Viability of refugees as microfinance clients
In recent years, the MENA region has witnessed increasing refugee crises, which has had huge impact on the region’s socio-economic status. Lebanon holds an estimated 1.5 million refugees on a population of 5.9 million, meaning that of every four residents one is a Syrian refugee. Jordan, with a population of 9.9 million, hosts 1.4 million Syrians. “There’s a huge willingness to help refugees”, says Boudiba, “but at the same time, there is political pressure against the provision of microfinance to refugees because of the fear they may never return to their home country.” MFIs, from their side, are reluctant to provide loans for the opposite reason: the risk that the customer returns to his or her home country. Triodos’ investee Al Majmoua in Lebanon and Microfund for Women in Jordan, two microfinance frontrunners, have shown that providing financial services to refugees is not only feasible but also profitable. They have an almost 100% repayment rate on their refugee loans. “Despite the many difficulties and with the support of MFIs, refugees have managed to set up real businesses”, says Boudiba about Zataari refugee camp in Jordan’s fourth-largest city, where around 80,000 Syrians live. “It’s not difficult to imagine the tremendous positive impact this has”.
Securing the future of microfinance
Microfinance is an essential instrument to expand the levels of financial access. Although the MENA region has seen new developments in the recent years, the sector has yet to live up to its full potential. So, what is hampering microfinance to reach the wider unbanked population? According to Boudiba, liquidity is not the main issue. Rather, government regulations are the real obstacle. “Although regulatory reforms are taking place, allowing MFIs to transform as did Enda in Tunisia, as yet they may only lend to their own clients, cannot take in any savings or remittances, or the money people send home from abroad to their struggling families.” A strong legal and regulatory framework, together with the provision of specialised support services, is needed to build a stronger future for the microfinance sector.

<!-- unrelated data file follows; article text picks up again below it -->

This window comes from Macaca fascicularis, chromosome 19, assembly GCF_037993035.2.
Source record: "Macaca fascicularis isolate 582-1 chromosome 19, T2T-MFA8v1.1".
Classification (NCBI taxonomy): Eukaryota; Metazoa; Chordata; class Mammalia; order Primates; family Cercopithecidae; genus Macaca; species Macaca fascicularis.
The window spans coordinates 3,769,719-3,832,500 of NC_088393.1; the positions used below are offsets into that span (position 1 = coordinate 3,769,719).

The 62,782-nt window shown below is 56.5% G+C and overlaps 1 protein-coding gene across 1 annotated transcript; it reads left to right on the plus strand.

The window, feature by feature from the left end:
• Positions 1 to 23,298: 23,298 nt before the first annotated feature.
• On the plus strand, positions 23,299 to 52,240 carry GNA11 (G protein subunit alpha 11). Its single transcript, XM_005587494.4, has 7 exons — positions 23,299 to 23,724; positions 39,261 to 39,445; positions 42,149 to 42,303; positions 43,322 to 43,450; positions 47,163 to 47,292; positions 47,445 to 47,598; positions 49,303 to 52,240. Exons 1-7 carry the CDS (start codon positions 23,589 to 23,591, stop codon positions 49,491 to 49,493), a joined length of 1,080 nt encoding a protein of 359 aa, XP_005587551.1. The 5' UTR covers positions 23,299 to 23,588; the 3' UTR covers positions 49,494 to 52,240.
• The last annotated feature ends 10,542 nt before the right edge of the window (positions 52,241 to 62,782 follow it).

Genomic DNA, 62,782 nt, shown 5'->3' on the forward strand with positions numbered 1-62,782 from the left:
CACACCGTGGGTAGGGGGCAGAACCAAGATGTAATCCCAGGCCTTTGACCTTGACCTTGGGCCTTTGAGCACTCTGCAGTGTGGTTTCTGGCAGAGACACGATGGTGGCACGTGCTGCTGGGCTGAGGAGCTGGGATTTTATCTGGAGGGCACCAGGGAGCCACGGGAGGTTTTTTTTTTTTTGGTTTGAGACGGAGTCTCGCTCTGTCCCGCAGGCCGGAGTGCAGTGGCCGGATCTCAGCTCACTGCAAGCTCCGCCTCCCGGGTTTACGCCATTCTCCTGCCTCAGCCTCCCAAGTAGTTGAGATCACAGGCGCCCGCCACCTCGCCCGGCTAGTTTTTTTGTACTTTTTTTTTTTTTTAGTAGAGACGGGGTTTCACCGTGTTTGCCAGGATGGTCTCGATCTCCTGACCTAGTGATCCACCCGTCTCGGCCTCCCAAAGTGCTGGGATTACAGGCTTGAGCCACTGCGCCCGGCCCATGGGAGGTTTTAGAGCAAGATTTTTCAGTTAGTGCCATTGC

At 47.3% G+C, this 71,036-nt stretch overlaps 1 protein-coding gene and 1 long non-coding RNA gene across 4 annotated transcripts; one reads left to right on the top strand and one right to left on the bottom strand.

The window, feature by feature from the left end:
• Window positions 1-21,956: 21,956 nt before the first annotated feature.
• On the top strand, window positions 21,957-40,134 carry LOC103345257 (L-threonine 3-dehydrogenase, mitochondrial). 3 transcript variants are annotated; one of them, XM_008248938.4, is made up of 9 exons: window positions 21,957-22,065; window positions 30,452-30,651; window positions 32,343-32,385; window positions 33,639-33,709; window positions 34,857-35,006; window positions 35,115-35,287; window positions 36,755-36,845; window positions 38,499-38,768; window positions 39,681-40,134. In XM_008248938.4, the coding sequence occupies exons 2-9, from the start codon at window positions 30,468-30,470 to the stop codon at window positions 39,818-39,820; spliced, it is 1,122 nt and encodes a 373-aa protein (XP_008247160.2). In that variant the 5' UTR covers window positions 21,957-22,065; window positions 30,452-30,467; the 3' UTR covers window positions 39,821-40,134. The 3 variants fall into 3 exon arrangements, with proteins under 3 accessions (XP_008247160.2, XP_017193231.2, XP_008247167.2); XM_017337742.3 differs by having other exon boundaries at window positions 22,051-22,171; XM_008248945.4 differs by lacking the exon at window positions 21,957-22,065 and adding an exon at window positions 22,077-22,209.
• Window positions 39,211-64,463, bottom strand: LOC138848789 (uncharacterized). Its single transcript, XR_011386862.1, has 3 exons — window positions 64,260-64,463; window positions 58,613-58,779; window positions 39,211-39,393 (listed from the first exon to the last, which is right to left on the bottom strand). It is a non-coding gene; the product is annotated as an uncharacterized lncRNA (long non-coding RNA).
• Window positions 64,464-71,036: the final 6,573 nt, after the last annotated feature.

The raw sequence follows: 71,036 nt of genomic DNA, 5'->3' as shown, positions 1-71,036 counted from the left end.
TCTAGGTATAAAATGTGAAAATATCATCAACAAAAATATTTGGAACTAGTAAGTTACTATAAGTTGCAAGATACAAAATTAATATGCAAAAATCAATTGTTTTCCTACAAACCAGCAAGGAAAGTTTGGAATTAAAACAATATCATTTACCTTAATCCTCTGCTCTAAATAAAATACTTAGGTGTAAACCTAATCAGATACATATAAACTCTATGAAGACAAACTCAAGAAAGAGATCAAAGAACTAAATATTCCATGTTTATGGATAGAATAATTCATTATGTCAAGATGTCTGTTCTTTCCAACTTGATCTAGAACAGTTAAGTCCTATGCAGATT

Role of FinTech
Boudiba remains positive about the prospects of the microfinance sector. She sees an important role for financial technology (FinTech), also given the fact that among the unbanked in MENA, 86% of the male and 75% of the female population have a mobile phone. “I see some FinTech initiatives popping up that can make financial services faster, cheaper and better accessible while safeguarding the interests of the users, such as mobile e-wallets. I know there is still a long way to go, but it is really exciting to be part of these new developments and I am looking forward to a promising future for the microfinance sector in MENA”, says Boudiba. This article has been previously published on the Triodos Investment Management website. You can find it here.